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      GameDev.net and CRC Press have teamed up to bring a free ebook of content curated from top titles published by CRC Press. The freebook, Practices of Game Design & Indie Game Marketing, includes chapters from The Art of Game Design: A Book of Lenses, A Practical Guide to Indie Game Marketing, and An Architectural Approach to Level Design. The GameDev.net FreeBook is relevant to game designers, developers, and those interested in learning more about the challenges in game development. We know game development can be a tough discipline and business, so we picked several chapters from CRC Press titles that we thought would be of interest to you, the GameDev.net audience, in your journey to design, develop, and market your next game. The free ebook is available through CRC Press by clicking here. The Curated Books The Art of Game Design: A Book of Lenses, Second Edition, by Jesse Schell Presents 100+ sets of questions, or different lenses, for viewing a game’s design, encompassing diverse fields such as psychology, architecture, music, film, software engineering, theme park design, mathematics, anthropology, and more. Written by one of the world's top game designers, this book describes the deepest and most fundamental principles of game design, demonstrating how tactics used in board, card, and athletic games also work in video games. It provides practical instruction on creating world-class games that will be played again and again. View it here. A Practical Guide to Indie Game Marketing, by Joel Dreskin Marketing is an essential but too frequently overlooked or minimized component of the release plan for indie games. A Practical Guide to Indie Game Marketing provides you with the tools needed to build visibility and sell your indie games. With special focus on those developers with small budgets and limited staff and resources, this book is packed with tangible recommendations and techniques that you can put to use immediately. As a seasoned professional of the indie game arena, author Joel Dreskin gives you insight into practical, real-world experiences of marketing numerous successful games and also provides stories of the failures. View it here. An Architectural Approach to Level Design This is one of the first books to integrate architectural and spatial design theory with the field of level design. The book presents architectural techniques and theories for level designers to use in their own work. It connects architecture and level design in different ways that address the practical elements of how designers construct space and the experiential elements of how and why humans interact with this space. Throughout the text, readers learn skills for spatial layout, evoking emotion through gamespaces, and creating better levels through architectural theory. View it here. Learn more and download the ebook by clicking here. Did you know? GameDev.net and CRC Press also recently teamed up to bring GDNet+ Members up to a 20% discount on all CRC Press books. Learn more about this and other benefits here.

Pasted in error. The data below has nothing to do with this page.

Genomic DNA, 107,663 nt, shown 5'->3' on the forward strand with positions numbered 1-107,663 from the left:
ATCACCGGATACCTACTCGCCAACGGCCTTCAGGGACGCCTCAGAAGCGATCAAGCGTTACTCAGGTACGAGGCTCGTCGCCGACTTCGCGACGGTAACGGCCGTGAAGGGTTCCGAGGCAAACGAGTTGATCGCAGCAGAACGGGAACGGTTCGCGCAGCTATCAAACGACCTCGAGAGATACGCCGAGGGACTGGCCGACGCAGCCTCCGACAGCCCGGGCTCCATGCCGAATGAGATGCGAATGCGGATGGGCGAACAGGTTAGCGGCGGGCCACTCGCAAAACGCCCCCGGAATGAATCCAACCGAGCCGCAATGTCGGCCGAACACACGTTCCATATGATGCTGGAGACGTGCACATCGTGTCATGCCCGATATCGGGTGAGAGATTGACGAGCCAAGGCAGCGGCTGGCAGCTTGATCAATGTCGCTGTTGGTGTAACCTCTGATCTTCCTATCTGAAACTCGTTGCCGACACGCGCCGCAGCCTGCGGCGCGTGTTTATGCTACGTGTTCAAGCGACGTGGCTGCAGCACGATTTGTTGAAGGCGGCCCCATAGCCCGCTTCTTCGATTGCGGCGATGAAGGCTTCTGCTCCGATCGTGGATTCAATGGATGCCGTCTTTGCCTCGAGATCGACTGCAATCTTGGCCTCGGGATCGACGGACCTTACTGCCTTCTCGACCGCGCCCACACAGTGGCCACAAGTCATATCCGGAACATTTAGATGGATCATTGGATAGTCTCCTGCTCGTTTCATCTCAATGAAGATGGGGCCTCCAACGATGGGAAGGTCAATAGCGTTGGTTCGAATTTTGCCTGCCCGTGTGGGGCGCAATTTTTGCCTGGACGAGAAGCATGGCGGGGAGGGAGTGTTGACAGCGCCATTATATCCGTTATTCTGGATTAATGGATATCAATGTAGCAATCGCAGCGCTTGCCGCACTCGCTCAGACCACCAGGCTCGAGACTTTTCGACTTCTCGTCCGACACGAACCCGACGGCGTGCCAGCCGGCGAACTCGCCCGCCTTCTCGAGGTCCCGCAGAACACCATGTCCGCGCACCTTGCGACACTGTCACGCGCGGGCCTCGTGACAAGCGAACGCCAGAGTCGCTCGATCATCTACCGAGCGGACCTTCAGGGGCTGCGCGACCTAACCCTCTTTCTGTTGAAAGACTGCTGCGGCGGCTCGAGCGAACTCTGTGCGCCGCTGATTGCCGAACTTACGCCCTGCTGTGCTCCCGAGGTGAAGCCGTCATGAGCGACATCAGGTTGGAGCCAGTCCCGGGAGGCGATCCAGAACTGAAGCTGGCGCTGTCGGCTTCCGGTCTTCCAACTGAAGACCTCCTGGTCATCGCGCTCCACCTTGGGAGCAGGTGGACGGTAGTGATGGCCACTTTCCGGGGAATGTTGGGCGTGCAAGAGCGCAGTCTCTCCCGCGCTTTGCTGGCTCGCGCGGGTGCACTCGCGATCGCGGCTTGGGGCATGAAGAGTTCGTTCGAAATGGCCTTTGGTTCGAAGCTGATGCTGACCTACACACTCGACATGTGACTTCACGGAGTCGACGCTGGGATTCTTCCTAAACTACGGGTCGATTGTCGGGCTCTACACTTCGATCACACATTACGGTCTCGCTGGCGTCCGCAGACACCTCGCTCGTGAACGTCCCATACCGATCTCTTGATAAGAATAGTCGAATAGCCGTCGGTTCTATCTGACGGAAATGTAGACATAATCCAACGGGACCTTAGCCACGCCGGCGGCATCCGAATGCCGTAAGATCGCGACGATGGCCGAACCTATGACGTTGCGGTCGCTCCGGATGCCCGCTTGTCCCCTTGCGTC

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KellerHood

The use of multithreading in a 2D SDL application?

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I like the idea of multithreading, and the idea of being able to perform multiple processes at one time. I can see how this would speed up a game significantly. But I just can't seem to come up with actually how to implement it.
How many threads should there be?
What would each do?
What should be controlled by each thread or another thread?
Would the threads be used for temporary, simultaneous events or for the entire length of runtime?

These are the main questions I'm having, basically about organization and what to actually put. What I'm thinking is have two runtime-length threads, one that performs physics and one that performs rendering, and then create a new thread on demand for things like dynamic resource loading/unloading, effects that I want to run simultaneous to the main loop, etc.

But I have no experience with such things. I need advice from someone who knows how to generally structure a multithreaded game.
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[quote name='keelx' timestamp='1333049853' post='4926420']
How many threads should there be?
[/quote]

At most, 1 active thread for each idle core on the target machine (ideally).

[quote]
What would each do?
[/quote]

Whatever allows it the least interaction/blocking with the other threads, and least overhead of creating the thread in the first place.

[quote]
Would the threads be used for temporary, simultaneous events or for the entire length of runtime?
[/quote]

Creating and destroying threads are non-trivial from a resource usage perspective. Threadpools are generally used for more short-term work. Even that has some overhead.


Multithreading is a large, subtle topic. How you want to lay things out makes sense and is fairly common. The devil is, as always, in the details.
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